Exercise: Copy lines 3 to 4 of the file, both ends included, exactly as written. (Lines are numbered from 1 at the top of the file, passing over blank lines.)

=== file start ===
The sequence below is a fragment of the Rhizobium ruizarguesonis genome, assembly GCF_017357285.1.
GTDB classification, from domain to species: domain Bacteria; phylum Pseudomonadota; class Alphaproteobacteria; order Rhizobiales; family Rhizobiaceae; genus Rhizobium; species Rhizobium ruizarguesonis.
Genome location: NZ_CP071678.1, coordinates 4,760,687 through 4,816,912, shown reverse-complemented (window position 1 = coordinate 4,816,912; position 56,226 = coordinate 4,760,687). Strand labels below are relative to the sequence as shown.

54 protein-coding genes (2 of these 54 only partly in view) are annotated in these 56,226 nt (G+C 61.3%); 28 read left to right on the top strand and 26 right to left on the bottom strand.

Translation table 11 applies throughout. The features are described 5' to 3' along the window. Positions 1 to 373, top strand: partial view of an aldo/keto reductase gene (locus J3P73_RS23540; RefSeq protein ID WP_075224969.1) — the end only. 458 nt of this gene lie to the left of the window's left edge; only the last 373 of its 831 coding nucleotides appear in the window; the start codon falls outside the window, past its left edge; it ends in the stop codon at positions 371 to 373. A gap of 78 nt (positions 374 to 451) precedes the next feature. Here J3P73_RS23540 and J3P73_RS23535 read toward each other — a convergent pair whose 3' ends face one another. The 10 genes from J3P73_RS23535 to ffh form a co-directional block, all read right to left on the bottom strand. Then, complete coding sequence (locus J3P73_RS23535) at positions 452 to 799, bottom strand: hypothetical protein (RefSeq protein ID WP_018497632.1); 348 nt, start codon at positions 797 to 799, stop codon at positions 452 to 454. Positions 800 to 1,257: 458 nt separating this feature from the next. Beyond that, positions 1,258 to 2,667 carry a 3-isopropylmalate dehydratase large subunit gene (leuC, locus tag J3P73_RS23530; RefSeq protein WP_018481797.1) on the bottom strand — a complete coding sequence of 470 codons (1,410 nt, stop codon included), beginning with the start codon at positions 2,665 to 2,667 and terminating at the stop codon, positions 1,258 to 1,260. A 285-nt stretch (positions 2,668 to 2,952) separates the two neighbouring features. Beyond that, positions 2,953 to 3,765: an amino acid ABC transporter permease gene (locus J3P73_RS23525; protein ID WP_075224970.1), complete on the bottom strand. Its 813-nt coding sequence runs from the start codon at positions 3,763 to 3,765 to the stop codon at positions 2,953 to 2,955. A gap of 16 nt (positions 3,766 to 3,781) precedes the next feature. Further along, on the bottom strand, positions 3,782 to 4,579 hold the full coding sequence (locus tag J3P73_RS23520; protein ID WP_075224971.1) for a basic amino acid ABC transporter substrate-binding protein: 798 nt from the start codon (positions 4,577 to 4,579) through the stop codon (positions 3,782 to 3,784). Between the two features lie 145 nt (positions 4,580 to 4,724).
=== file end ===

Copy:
Genome location: NZ_CP071678.1, coordinates 4,760,687 through 4,816,912, shown reverse-complemented (window position 1 = coordinate 4,816,912; position 56,226 = coordinate 4,760,687). Strand labels below are relative to the sequence as shown.

54 protein-coding genes (2 of these 54 only partly in view) are annotated in these 56,226 nt (G+C 61.3%); 28 read left to right on the top strand and 26 right to left on the bottom strand.